KANSAS CITY, Mo. -- The captain of a tourist boat that sank in Table Rock Lake near Branson, killing 17 people, including an Arkansas father and son, didn't tell passengers to put on flotation devices or prepare them to abandon ship even after waves crashed into the boat during a severe storm, according to an indictment released Thursday.
The federal indictment shows Kenneth Scott McKee faces 17 counts of misconduct, negligence or inattention to duty by a ship's officer resulting in death. The deaths occurred when the duck boat, a refurbished amphibious vessel originally used by the military during World War II, sank during a storm in July.
U.S. Attorney Tim Garrison said the 51-year-old McKee also is accused of failing to properly assess the weather before and after the boat went into the lake near Branson, a tourist destination 11 miles north of the Arkansas state line.
"This is the beginning, not the end, of our efforts in this matter," Garrison said during a news conference in Springfield, Mo., adding that he couldn't release specifics about the investigation.
Ripley Entertainment, the company that operated the boats and suspended the operation after the accident, didn't respond to messages from The Associated Press. McKee's attorney declined to comment.
If convicted, McKee could face up to 10 years in prison for each count and a fine of $250,000.
Tia Coleman -- whose husband, three young children and five other family members died in the sinking -- released a statement Thursday saying she was pleased that an indictment had been filed. Coleman was among 14 survivors.
"While nothing can ever ease the grief in my heart, I am grateful that the U.S. Attorney's Office is fighting for justice for my family, and the other victims, and is committed to holding fully accountable all those responsible for this tragedy," Coleman said.
Steve Smith, 53, and his 15-year-old son, Lance, both of Osceola, were among the 17 people who died when the tour boat sank.
Smith's wife, Pam, called his cellphone while the boat was taking on water.
"He said, 'It doesn't look good,'" his mother, Lorene Smith, said in July. "He told her [his wife] he loved her and he loved the kids. She said 'I love you.' And that was it. The phone went dead. But they got to say goodbye."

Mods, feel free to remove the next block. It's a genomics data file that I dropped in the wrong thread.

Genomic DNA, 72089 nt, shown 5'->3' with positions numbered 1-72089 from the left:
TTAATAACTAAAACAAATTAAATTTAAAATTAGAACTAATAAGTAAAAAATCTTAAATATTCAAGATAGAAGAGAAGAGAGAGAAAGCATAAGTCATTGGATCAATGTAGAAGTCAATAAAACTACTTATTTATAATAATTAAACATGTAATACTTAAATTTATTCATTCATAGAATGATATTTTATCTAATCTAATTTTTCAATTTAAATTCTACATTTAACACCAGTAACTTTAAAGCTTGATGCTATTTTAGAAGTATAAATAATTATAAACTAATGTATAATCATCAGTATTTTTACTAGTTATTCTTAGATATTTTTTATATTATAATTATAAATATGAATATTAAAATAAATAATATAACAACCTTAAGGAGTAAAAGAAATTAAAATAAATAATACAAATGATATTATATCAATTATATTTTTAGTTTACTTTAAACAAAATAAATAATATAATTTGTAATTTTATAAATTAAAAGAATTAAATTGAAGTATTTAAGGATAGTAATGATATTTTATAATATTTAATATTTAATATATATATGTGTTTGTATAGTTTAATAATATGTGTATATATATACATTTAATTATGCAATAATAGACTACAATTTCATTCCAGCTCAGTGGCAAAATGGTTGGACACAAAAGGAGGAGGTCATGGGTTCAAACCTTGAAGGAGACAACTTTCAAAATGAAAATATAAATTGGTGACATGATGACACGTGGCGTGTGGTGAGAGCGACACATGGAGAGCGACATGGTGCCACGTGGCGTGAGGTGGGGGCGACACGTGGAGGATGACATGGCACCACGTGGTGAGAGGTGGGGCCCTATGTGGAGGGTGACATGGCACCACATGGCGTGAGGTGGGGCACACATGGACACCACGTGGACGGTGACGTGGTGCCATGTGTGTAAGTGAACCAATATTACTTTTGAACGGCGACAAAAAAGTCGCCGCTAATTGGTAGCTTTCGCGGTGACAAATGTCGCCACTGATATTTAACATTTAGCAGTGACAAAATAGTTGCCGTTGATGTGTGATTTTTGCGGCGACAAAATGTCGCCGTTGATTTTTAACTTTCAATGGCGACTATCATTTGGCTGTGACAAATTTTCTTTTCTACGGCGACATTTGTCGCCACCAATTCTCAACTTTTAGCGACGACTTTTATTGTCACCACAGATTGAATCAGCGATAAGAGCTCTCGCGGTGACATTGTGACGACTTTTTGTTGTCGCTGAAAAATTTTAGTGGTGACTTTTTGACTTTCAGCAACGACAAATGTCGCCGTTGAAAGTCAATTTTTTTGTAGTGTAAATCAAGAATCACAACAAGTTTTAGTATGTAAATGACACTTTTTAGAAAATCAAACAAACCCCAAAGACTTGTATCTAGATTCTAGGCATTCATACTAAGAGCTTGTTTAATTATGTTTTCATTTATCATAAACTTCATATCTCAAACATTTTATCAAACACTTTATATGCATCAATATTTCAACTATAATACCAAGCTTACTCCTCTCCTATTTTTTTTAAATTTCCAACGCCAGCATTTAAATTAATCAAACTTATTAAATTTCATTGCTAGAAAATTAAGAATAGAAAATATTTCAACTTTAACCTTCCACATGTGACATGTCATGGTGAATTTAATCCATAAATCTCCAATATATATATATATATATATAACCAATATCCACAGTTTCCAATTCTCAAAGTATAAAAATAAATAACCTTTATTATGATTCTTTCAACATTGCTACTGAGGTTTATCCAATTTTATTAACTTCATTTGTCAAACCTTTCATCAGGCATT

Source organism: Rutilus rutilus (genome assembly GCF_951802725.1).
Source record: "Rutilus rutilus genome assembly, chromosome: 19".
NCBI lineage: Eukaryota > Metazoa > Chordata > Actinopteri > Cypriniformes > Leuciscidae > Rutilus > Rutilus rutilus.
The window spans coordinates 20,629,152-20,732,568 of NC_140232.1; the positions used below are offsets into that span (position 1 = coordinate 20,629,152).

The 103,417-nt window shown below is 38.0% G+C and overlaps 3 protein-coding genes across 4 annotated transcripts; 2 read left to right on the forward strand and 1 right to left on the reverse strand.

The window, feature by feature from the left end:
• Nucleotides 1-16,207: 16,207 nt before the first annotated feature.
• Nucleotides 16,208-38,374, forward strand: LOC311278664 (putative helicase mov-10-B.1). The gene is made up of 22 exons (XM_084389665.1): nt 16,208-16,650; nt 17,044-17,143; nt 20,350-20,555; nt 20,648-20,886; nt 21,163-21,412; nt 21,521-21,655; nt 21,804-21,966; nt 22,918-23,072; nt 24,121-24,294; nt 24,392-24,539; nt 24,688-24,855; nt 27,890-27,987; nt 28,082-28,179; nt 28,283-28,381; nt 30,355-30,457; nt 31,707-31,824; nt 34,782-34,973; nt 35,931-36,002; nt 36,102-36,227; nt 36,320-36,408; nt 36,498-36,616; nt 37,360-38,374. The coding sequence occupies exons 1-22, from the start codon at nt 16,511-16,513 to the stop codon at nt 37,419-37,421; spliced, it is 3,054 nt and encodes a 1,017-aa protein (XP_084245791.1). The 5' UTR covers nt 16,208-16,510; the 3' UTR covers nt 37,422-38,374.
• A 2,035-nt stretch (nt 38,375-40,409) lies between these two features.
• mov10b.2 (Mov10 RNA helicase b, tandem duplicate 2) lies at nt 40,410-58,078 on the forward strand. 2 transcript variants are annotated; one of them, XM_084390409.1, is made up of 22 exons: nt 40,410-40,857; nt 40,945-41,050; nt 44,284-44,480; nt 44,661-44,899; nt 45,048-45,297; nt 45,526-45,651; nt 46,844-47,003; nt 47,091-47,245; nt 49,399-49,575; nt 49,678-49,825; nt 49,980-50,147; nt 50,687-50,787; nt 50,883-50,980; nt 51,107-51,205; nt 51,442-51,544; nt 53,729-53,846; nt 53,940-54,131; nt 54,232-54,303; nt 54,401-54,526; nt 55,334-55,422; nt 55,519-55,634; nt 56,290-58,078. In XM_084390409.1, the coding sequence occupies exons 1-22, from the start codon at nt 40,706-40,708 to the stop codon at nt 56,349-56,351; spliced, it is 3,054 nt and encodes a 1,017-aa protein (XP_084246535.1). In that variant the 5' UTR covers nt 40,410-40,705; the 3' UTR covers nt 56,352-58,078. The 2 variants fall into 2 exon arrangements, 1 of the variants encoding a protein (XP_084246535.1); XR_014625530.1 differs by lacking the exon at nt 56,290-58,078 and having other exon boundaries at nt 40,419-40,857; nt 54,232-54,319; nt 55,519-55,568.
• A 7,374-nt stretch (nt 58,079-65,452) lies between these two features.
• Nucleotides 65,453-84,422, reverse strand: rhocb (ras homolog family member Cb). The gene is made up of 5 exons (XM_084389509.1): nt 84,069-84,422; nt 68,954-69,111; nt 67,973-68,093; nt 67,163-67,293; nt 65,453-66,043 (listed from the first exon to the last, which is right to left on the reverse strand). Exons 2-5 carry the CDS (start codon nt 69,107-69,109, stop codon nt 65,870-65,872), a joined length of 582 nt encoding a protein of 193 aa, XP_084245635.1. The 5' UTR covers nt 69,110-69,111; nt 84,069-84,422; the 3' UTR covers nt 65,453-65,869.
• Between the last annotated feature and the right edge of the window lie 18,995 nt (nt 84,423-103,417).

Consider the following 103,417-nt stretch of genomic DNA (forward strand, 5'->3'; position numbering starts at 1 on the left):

Steve Smith's daughter, Loren, 14, was among the 14 survivors. Loren helped rescue another child, said her grandmother.
Nobody in the Smith family could be reached for comment Thursday.
Steve Smith was born in Conway and moved to Osceola in 1966, when he was 2 years old. His father, Carroll Smith, was a teacher who later became superintendent. Carroll Smith Elementary School in Osceola was named for him.
Steve Smith was a deacon in the Osceola Church of Christ. He was retired from teaching math at North Elementary School. Pam Smith also works for the Osceola School District.
The other people killed included two couples from Missouri, an Illinois woman who died while saving her granddaughter's life, and a retired pastor who was the boat's operator on land.
Several families, including the Smiths, filed lawsuits on behalf of victims and survivors against Ripley Entertainment and other companies involved with the manufacture and operation of the boats. Robert Mongeluzzi, an attorney representing Coleman and several others, said he's confident that the federal investigation will go beyond McKee.
A spokesman for Ripley Entertainment has repeatedly declined to comment on the investigation but has said the company has cooperated with authorities.
Information for this article was contributed by Jim Salter of The Associated Press, and Bill Bowden of the Arkansas Democrat-Gazette.
Metro on 11/09/2018
Print Headline: Duck boat captain indicted in July sinking; Arkansas father, son among 17 victims